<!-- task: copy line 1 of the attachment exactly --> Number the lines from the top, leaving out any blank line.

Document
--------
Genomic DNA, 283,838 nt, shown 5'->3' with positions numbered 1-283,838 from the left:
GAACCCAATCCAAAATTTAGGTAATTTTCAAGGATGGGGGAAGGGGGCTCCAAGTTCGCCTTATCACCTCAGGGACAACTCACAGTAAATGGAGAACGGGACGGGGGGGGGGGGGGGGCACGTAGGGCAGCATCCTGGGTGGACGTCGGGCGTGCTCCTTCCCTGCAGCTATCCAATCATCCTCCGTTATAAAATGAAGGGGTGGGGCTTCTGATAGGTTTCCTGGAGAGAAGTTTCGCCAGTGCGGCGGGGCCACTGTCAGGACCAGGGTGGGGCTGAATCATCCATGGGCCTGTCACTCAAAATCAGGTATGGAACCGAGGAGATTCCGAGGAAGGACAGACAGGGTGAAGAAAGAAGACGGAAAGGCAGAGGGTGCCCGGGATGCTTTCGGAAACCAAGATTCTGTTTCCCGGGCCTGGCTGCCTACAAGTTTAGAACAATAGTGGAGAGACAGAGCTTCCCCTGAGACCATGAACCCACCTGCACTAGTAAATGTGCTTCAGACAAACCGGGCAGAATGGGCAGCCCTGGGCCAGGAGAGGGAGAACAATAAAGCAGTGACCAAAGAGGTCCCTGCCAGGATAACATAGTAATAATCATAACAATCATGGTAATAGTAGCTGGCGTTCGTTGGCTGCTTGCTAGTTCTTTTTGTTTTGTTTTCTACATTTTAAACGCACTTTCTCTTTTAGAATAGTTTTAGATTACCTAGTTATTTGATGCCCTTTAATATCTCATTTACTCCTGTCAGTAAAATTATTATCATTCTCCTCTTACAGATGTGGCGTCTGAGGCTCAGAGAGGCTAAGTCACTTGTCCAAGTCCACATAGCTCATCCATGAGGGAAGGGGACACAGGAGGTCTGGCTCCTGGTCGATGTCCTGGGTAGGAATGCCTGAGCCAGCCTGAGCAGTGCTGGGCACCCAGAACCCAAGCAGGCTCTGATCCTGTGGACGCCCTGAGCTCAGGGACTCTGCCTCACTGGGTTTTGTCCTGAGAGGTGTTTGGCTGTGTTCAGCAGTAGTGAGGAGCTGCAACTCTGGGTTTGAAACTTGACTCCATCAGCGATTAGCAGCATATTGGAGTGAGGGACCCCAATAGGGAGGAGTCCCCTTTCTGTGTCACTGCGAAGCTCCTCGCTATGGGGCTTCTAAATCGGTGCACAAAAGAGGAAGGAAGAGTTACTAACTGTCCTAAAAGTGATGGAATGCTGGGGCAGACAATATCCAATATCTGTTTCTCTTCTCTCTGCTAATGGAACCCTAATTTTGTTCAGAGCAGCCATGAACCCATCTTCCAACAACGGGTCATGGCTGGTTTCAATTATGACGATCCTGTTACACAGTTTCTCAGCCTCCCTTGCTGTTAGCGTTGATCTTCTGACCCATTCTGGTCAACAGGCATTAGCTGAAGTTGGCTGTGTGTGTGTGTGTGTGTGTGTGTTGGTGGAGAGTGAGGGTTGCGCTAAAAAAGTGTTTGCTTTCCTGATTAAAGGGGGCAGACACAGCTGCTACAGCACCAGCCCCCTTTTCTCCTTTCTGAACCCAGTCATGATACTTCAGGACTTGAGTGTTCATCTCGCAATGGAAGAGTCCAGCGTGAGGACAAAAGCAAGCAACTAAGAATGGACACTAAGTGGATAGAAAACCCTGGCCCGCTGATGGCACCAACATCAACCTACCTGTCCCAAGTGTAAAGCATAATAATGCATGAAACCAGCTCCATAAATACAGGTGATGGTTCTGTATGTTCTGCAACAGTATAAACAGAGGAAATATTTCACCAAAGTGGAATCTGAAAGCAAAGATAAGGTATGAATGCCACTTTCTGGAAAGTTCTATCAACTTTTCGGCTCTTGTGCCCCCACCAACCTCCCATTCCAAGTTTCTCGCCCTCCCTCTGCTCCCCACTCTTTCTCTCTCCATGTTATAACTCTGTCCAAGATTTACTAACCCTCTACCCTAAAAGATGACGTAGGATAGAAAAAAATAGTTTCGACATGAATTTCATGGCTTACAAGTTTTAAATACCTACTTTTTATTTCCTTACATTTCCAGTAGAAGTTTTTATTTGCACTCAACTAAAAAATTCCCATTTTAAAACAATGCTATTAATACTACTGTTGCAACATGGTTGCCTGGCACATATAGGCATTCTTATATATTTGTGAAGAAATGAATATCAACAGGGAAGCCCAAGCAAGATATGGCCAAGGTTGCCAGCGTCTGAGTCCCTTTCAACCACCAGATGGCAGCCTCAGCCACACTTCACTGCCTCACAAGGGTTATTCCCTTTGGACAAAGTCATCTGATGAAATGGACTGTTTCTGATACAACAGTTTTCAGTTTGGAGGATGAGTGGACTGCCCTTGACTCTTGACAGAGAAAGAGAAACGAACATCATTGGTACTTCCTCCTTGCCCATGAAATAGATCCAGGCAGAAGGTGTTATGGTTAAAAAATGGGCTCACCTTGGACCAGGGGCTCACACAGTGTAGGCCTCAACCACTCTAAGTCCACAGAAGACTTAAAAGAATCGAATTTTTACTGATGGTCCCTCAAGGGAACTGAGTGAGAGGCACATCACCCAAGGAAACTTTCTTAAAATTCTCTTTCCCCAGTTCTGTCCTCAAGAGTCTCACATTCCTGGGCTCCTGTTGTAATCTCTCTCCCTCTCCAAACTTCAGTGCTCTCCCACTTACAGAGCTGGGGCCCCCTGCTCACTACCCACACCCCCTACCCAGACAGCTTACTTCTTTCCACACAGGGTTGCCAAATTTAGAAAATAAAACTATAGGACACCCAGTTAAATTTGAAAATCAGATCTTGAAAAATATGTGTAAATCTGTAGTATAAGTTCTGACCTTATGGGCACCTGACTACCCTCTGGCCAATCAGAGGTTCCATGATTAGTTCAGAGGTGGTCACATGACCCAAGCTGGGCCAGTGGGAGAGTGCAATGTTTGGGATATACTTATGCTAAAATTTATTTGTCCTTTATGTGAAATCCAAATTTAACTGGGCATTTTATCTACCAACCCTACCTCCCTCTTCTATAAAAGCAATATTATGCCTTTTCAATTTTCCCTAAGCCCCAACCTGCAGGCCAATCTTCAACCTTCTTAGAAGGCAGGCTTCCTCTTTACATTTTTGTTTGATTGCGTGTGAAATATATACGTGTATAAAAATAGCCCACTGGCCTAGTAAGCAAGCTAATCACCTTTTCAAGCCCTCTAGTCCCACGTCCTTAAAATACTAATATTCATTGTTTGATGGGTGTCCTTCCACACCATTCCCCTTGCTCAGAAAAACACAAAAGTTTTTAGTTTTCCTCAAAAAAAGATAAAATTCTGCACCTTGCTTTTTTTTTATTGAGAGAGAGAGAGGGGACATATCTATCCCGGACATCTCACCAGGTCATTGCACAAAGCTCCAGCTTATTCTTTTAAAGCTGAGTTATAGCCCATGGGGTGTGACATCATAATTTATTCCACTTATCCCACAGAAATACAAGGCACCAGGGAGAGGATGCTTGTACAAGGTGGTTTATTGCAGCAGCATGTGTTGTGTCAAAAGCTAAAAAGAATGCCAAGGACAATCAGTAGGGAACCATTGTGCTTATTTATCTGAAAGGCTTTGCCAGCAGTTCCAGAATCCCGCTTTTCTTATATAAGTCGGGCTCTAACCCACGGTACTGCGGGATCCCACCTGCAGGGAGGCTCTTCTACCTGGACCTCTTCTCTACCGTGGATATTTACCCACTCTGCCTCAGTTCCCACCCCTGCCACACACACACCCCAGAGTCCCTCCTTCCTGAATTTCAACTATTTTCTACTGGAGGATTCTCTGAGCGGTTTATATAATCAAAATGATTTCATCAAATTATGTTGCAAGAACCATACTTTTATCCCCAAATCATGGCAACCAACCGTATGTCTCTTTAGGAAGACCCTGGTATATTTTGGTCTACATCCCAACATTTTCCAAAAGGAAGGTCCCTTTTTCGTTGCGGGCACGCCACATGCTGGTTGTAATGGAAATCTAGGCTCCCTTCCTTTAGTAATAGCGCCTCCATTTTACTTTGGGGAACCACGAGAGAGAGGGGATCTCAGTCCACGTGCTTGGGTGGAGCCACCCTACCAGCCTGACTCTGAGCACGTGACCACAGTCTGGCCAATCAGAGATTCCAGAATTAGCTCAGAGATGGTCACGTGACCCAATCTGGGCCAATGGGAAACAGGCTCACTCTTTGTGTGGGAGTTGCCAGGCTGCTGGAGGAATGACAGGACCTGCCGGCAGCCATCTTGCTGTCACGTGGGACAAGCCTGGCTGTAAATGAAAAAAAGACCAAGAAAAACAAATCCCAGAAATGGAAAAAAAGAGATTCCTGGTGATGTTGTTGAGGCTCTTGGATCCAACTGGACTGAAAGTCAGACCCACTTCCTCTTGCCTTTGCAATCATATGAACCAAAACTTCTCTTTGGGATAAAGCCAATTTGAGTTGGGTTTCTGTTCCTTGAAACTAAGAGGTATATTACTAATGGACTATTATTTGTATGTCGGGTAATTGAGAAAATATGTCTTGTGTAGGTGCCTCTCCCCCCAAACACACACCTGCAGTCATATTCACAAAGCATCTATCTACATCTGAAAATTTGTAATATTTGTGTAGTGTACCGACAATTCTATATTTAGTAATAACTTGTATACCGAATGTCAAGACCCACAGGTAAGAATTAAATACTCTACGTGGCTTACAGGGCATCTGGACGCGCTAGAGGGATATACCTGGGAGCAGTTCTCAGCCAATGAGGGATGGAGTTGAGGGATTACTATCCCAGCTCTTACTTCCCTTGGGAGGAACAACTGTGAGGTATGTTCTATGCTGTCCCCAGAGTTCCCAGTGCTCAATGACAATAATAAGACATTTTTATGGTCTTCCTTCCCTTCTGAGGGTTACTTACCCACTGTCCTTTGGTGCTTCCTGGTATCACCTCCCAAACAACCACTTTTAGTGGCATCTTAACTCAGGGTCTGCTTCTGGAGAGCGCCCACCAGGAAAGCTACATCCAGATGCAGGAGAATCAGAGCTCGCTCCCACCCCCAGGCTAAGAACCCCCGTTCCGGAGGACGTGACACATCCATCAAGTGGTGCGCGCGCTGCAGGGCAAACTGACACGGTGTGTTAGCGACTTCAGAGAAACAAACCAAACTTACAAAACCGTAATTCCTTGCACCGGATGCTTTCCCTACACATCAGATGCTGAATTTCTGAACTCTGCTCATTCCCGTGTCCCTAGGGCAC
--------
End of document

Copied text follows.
Genomic DNA, 283,838 nt, shown 5'->3' with positions numbered 1-283,838 from the left: